I was going to suggest mouseguard, but then you elaborated: "I mean class in the DnD v3.5 sense" on chat.
Don't try to hack this into D&D 3.5. You'll run into abstraction problems. If you want a system designed for this level of abstraction try Ars Magica, GURPS, or Mouseguard.
You're operating at the wrong level of granularity, both in action and in consequence to produce characters. While rules exist for level 0 characters in 4e that provides a way for PCs to flesh out their choices in play, the level of control and restriction of agency you propose is far too broad.
The reason why mouseguard works is that the players make the choices about their characters. However, the choice they make isn't at the "I'm a fighter" or "I'm a pirate 2" level, the choice is "I'm going to solve this problem in this way."
Mouseguard also doesn't dump all sorts of abilities aon a character based on a single roll. Character development requires an extended pattern of actions to determine a facet of character.
In the same way, Ars Magica provides for XP only in the abilities you use. As a note, you can see that both of these are effectively class-less systems, the abstraction of "class" and the abstraction of "fine-grained skill control" go together like chalk and cheese. Classes are designed to abstract away fine-grained skill control.
Even worse, While skill-granularity is much finer in Mouseguard and in Ars Magica, action granularity is the opposite. In Mouseguard, especially, a single action determines the course of a scene. (Not... entirely true, but functionally true enough.) In Ars Magica, it tends to be (in my game at least) a single roll or spell determines the course for the next 15-20 minutes of game.
If you have to track every swing of a sword... and a combat has thirty of them, go play a computer game.
Granularity of choice and of action matters.
The explicit design of class-based systems concentrates player agency into the large "I'm an x" and the small "I'm going to hit you... again." This concentration is absolutely intentional, becuase it removes the complex eddies of the mid-level granularity where Mouseguard (and to a different degree, Ars Magica) sit. Skill-as-use-development works very well when you have few rolls of important skills. Not many rolls of unimportant abilities.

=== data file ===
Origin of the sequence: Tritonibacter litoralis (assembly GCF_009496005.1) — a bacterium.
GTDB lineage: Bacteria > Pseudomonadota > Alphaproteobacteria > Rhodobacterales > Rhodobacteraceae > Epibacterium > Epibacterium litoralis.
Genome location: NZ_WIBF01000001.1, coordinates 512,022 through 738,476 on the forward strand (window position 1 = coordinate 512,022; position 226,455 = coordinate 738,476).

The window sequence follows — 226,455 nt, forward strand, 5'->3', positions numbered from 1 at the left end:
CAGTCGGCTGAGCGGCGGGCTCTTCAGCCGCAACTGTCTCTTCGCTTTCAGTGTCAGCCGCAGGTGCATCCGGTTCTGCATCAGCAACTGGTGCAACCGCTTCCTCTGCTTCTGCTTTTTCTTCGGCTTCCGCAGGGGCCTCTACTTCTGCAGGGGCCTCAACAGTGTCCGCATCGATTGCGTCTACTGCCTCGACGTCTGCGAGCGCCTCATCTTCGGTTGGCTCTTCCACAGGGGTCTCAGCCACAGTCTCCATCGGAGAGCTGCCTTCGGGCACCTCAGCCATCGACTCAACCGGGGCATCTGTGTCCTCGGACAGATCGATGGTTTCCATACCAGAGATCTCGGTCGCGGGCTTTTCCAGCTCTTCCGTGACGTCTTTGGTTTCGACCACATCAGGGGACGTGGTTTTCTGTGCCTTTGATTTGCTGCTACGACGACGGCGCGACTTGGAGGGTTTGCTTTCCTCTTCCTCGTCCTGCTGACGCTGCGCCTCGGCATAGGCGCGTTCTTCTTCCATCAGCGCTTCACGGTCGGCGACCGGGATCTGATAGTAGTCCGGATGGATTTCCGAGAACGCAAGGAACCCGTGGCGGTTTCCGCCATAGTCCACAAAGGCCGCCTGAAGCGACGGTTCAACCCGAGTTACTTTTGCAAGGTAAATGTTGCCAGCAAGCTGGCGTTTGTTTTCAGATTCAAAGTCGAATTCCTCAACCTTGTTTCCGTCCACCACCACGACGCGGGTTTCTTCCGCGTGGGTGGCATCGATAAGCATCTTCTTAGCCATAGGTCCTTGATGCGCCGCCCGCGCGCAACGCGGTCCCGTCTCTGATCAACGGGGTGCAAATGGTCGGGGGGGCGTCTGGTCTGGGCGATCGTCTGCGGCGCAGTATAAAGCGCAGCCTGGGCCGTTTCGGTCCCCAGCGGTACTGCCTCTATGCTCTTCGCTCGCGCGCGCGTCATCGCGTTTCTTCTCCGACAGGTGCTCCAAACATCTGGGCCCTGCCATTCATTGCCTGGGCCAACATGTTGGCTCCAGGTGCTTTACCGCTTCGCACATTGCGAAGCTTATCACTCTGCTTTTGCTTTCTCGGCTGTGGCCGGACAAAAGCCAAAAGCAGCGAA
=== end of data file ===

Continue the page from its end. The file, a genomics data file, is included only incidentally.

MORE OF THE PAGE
To quote from a surreal fanfic I'm reading:
But that wasn't the really weird thing. The more Milo watched these students in their classes, the harder a time he had sleeping at night. The way they were learning was wrong. It was oh, so, incredibly wrong. Ordinary people learned in discrete increments: they levelled up, their powers, skills, and abilities increased, and then they plateaued until attaining enough Experience Points to go up another level. It was just obvious. That was, intuitively, the way everyone – Humans, Elves, Dwarves, Kobolds, Mindflayers, small fluffy hamsters, everyone – learned.
Watching his fellow Gryffindors, Milo wondered, though it seemed impossible, if their skills didn't develop gradually. There seemed to be a slow, constant growth in magical ability, historical knowledge, broomstick skills, or whatever, that depended on that student's particular aptitude in that area.
And it is * precisely* this issue that you're struggling with. The level of granularity in your learning and action systems is fundamentally tied to the model of the game. By interfering with this, you significantly diminish player agency.
This burning wheel derivative presents a character modelling system in such a way that the only way to advance is to fail and pass a roll a number of times. Therefore, the skills you use, and the way you solve problems directly determines how you solve problems. You can certainly get training in something, but that's by taking time to train